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Toward a Philosophy of Christian Education



Byron West



Copyright 2012 by Byron West



Published by Smashwords

TOWARD A PHILOSOPHY OF CHRISTIAN EDUCATION

“Go therefore and make disciples of all nations, baptizing them in the name of the Father and of the Son, and of the Holy Spirit, teaching them to observe all that I have commanded you” (emphasis added). The final words recorded in Matthew’s gospel come from Jesus articulating how to make disciples. The emphasis should not only focus on the how to, but on the ultimate goal of Christian education. James Montgomery Boice remarked in his sermon on the Great Commission, “Christ commanded us to teach them ‘to obey everything’ (or all things), which means that for all Christians a lifetime of learning must follow conversion and membership in Christ’s church.” The command spans time. We must make disciples. Our leader commissioned us to do so. He even gave us the content: all that he has commanded. How does one make disciples? When an artist takes a brush to a canvas, the end for which they paint has a definitive quality. In Christian education what is the definitive quality, or set of qualities, a finished disciple will have? An explanation of the goals, purposes, methods, and curricular components of Christian education drawn from scripture and external sources will follow, as well as an introduction to the role and responsibility of educators, students, and parents in the context of education. This work will conclude with discussion of various philosophies of education in addition to evaluative methods.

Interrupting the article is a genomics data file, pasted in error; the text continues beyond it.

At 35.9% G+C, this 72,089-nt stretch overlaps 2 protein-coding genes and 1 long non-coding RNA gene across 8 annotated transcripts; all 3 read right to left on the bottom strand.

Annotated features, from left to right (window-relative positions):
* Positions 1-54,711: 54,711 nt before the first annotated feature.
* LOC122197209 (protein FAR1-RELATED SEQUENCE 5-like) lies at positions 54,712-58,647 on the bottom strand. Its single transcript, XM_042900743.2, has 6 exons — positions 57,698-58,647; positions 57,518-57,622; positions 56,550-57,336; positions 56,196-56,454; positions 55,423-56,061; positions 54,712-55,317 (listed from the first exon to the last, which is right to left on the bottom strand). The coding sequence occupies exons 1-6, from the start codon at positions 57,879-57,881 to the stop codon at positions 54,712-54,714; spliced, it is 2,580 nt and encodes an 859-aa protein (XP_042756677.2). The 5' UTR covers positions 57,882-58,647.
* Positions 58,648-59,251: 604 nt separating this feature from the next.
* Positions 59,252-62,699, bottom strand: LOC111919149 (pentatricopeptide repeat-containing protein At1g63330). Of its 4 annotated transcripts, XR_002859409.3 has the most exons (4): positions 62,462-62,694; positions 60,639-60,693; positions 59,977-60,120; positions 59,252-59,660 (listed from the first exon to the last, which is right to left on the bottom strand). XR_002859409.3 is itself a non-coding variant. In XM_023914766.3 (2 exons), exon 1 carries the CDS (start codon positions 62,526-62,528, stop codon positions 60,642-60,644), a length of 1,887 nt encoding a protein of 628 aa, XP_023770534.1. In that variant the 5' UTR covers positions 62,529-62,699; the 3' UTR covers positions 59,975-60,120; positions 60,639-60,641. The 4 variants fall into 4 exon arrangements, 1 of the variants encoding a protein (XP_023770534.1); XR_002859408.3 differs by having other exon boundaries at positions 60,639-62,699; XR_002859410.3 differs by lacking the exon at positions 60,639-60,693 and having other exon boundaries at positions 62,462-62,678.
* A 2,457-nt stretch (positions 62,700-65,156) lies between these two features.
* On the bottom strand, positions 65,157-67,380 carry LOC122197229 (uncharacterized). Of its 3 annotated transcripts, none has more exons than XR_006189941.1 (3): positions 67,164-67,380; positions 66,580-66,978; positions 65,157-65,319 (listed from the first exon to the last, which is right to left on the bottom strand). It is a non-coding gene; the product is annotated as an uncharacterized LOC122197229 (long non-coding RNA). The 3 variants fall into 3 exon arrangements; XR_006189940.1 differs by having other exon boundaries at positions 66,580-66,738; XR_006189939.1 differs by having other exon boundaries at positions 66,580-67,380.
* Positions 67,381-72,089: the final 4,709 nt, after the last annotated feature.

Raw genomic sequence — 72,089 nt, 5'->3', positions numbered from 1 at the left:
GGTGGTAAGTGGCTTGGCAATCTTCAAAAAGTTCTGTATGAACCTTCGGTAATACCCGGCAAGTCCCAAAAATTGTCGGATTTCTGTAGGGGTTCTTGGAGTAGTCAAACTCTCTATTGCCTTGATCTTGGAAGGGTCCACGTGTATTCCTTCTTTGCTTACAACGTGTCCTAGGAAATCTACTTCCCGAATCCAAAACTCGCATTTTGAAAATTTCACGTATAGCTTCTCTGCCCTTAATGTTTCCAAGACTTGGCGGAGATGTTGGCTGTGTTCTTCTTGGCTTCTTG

The Goals of Christian Education

Readers will find one of the most compelling introductions and calls to faithful deliverance of the Gospel in John Piper’s work The Future of Justification. In it he writes, “If we do not feed the sheep in our charge with ‘the whole counsel of God,’ their blood is on our hands.” Teachers have to recognize the weight and responsibility of their calling. Teaching carries with it a heavy burden, yet no greater joy exists than seeing a student's life transformed. The goal of Christian education is life change, not mere knowledge transfer. The overarching premise behind everything the Christian educator does should offer life change as the ultimate result. Teaching never ends at knowledge transfer. James, the brother of Jesus wrote, “be doers of the word, and not hearers only, deceiving yourselves…whoever knows the right thing to do and fails to do it, for him it is sin.”

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